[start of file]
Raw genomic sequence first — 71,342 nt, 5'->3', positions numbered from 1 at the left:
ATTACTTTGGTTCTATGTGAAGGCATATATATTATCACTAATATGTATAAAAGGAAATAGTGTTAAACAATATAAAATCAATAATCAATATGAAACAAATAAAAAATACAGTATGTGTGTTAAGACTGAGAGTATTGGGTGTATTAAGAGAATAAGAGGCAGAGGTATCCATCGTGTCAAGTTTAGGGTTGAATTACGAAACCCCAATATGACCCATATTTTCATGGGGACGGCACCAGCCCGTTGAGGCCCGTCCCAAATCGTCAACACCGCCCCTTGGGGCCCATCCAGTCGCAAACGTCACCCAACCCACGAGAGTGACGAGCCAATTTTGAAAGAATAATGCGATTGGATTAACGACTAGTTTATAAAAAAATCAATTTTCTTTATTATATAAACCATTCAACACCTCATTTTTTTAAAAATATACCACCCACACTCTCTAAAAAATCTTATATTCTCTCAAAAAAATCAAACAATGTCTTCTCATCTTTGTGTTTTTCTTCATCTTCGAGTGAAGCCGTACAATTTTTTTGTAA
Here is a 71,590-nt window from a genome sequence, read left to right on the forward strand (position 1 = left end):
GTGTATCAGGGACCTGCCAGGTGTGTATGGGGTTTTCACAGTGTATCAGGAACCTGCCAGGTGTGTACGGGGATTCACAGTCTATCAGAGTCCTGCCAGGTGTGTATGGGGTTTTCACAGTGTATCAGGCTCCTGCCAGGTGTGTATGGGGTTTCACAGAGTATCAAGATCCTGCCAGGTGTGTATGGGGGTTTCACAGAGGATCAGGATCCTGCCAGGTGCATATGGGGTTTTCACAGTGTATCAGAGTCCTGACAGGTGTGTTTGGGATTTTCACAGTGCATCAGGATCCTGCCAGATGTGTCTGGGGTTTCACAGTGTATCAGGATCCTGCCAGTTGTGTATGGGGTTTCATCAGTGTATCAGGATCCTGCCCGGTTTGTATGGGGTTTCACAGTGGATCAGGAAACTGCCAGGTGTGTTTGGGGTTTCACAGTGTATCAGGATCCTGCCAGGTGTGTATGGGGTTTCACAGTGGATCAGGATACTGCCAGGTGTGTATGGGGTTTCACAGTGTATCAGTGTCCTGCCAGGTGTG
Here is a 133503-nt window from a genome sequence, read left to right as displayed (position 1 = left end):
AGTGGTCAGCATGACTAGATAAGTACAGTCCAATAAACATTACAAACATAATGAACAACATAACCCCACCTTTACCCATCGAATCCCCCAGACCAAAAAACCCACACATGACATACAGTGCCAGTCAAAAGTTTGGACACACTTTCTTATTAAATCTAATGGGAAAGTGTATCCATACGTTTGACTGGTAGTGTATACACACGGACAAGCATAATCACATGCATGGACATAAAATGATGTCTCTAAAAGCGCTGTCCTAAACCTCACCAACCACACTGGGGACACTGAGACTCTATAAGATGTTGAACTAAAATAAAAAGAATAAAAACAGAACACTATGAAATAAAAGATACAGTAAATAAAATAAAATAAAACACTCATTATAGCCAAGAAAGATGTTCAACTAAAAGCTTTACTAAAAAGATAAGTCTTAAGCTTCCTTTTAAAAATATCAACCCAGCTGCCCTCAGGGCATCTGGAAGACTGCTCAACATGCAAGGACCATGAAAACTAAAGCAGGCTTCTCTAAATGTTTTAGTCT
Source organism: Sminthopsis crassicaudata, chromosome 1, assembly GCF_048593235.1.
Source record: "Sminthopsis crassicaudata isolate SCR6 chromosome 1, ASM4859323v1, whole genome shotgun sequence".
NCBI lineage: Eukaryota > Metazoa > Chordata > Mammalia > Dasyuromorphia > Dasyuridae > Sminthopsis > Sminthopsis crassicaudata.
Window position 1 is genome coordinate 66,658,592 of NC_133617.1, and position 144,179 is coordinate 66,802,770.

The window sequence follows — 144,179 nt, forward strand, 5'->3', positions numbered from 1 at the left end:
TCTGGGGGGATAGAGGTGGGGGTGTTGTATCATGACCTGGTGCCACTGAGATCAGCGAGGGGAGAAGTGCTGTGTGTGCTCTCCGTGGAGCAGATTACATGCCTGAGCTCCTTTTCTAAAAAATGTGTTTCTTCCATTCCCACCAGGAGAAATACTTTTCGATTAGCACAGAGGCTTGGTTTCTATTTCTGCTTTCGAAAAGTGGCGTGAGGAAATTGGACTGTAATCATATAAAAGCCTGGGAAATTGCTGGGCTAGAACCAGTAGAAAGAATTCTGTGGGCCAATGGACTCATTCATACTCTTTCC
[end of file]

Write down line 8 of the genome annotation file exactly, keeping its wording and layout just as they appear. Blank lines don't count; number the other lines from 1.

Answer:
Source record: "Sminthopsis crassicaudata isolate SCR6 chromosome 1, ASM4859323v1, whole genome shotgun sequence".